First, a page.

Thursday, August 24, 2006

Beartooth Diversion

One of the hikers we shared a campsite with in Glacier was a local from Bozeman. He recommended that, if we had time, that we make a trip to the Beartooth Mountains. We had the time, and from his descriptions it sparked our adventurous curiosity. We left Mom and Dad, who would continue exploring Yellowstone at a senior citizen pace, with plans to reunite a week later.

The Beartooth Mountains lie to the north of Yellowstone in Southern Montana. These mountains were formed from uplift during the Rocky Mountain orogeny. During the Pleistocene, glaciers scraped off the sedimentary rocks on top of the Precambrian granitic basement. Additional alpine glaciation carved cirques, valleys, horns and rock basins. Distinctive features of the area are the high plateau-type benches and steep rugged valleys, covered with hundreds of alpine lakes. The highest peak in Montana, Granite Peak (12,799’), is contained within this range.

Our first venture into the range was a 3-day backpack trip. The morning after our first night out we climbed out of the canopy of the forest to a ridge where we could see the lay of the land. The top photo is our view looking north from this high point towards the carved peaks and valleys. The second photo is a view of one of the many lakes we passed as we hiked.

After our hike, we drove the scenic Beartooth Highway. Built in 1936, it is another engineering marvel. It crosses Beartooth Pass at an elevation of 10,947’. At the pass is tundra vegetation, and spectacular views of the ranges. To our surprise there was a ski lift accessing one of the cirques. There appeared to be no base facilities, or even a road going to the bottom of the chair. We learned later that the lift does run from when the road reopens in April until July. There was nothing like a lodge at the top either – just a gravel turnout in the road. I can only imagine Montana at almost 11,000 feet during a late spring snowstorm – it was chilly enough up there in August!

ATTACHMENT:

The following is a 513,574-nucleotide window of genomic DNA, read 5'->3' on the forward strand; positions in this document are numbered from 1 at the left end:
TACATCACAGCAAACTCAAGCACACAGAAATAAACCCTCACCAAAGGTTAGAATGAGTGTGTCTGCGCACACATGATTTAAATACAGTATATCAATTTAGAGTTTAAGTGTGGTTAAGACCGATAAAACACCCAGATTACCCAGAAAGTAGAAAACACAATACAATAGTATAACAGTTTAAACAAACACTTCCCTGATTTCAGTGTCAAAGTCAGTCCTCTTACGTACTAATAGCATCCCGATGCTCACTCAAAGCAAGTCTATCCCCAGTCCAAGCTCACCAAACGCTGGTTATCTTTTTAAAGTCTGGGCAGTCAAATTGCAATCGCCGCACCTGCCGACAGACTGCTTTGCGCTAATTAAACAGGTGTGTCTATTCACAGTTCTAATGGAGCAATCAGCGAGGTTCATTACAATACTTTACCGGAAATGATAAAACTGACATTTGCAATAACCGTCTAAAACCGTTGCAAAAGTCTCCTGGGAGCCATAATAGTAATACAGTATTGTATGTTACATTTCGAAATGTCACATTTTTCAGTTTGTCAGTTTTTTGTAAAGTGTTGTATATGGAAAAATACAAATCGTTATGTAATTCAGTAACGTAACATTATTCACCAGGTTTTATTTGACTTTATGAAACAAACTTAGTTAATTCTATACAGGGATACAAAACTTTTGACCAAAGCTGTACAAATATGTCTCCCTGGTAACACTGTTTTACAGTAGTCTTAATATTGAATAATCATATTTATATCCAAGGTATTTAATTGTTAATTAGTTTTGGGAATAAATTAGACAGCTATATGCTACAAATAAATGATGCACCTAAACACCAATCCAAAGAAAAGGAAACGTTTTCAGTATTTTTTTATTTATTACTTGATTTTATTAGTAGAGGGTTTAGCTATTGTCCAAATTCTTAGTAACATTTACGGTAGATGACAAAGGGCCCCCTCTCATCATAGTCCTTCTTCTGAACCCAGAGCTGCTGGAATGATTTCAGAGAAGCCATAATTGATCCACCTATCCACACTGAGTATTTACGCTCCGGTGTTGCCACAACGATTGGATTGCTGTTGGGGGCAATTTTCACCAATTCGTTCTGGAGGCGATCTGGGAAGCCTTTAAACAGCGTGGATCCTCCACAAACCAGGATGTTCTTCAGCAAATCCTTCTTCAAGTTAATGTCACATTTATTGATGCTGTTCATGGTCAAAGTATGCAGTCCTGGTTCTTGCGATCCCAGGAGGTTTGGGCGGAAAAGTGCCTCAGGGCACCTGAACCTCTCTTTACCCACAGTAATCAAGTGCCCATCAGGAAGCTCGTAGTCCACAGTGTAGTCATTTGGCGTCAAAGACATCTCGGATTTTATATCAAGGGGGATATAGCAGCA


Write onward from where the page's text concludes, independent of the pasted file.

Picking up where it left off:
We camped just outside Red Lodge, Montana in Rock Creek Canyon. Our goal was to do a day hike up Mount Rearguard (12,204’), via a trailhead accessed by a very rocky and steep former mining road. We started at the wilderness boundary, and hiked 2,500’ up to the summit. There was some question in our minds as to the actual summit location, since the top of the mountain was one of those broad plateau features. At on promontory we found an empty frosting container with a pad of paper. Inside were just a couple of entries – the register was placed at the beginning of August by a group lead by a gentleman just short of 76 years old. We judged that the actual peak was a bit to the north, so we hopped boulders to that point. The third photo is me on one of the boulders we assumed was the high point, but on closer examination of the topo map we verified the high point was at the register. Oh well, what is five or six feet. The fourth photo is the view to the east at Beartooth Mountain and Beartooth Spire, from which the mountain range derives its name.

A rest day in Red Lodge for laundry, a much-needed shower, groceries, internet, and sampling of the local microbrew completed our tour of this jewel of a mountain range.

Posted using wi-fi access from Cody Public Library, Wyoming.
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